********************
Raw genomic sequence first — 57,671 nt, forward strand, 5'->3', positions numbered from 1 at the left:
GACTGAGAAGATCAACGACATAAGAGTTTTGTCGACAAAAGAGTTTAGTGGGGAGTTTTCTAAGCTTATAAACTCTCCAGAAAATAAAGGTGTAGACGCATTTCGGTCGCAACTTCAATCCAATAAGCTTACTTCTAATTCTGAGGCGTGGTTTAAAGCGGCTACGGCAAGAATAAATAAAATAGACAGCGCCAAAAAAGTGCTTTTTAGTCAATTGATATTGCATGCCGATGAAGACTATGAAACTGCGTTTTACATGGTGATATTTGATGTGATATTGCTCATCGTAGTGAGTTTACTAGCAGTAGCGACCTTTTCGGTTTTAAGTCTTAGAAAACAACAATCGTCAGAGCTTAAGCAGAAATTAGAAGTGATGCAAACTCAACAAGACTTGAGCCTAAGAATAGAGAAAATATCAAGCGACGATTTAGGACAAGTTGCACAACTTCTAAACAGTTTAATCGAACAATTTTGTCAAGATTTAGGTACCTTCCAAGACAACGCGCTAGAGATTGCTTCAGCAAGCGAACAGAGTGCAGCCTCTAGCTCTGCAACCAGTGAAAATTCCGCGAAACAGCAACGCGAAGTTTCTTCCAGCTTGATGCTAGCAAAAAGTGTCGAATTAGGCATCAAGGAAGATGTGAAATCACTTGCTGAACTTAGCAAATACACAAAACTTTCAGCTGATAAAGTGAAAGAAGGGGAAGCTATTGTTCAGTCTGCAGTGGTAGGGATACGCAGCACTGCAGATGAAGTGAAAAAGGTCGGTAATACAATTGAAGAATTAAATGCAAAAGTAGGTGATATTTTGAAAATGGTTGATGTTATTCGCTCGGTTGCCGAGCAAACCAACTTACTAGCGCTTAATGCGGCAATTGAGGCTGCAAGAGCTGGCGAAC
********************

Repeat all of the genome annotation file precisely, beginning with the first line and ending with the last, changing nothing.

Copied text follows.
Raw genomic sequence first — 57,671 nt, forward strand, 5'->3', positions numbered from 1 at the left:
GACTGAGAAGATCAACGACATAAGAGTTTTGTCGACAAAAGAGTTTAGTGGGGAGTTTTCTAAGCTTATAAACTCTCCAGAAAATAAAGGTGTAGACGCATTTCGGTCGCAACTTCAATCCAATAAGCTTACTTCTAATTCTGAGGCGTGGTTTAAAGCGGCTACGGCAAGAATAAATAAAATAGACAGCGCCAAAAAAGTGCTTTTTAGTCAATTGATATTGCATGCCGATGAAGACTATGAAACTGCGTTTTACATGGTGATATTTGATGTGATATTGCTCATCGTAGTGAGTTTACTAGCAGTAGCGACCTTTTCGGTTTTAAGTCTTAGAAAACAACAATCGTCAGAGCTTAAGCAGAAATTAGAAGTGATGCAAACTCAACAAGACTTGAGCCTAAGAATAGAGAAAATATCAAGCGACGATTTAGGACAAGTTGCACAACTTCTAAACAGTTTAATCGAACAATTTTGTCAAGATTTAGGTACCTTCCAAGACAACGCGCTAGAGATTGCTTCAGCAAGCGAACAGAGTGCAGCCTCTAGCTCTGCAACCAGTGAAAATTCCGCGAAACAGCAACGCGAAGTTTCTTCCAGCTTGATGCTAGCAAAAAGTGTCGAATTAGGCATCAAGGAAGATGTGAAATCACTTGCTGAACTTAGCAAATACACAAAACTTTCAGCTGATAAAGTGAAAGAAGGGGAAGCTATTGTTCAGTCTGCAGTGGTAGGGATACGCAGCACTGCAGATGAAGTGAAAAAGGTCGGTAATACAATTGAAGAATTAAATGCAAAAGTAGGTGATATTTTGAAAATGGTTGATGTTATTCGCTCGGTTGCCGAGCAAACCAACTTACTAGCGCTTAATGCGGCAATTGAGGCTGCAAGAGCTGGCGAAC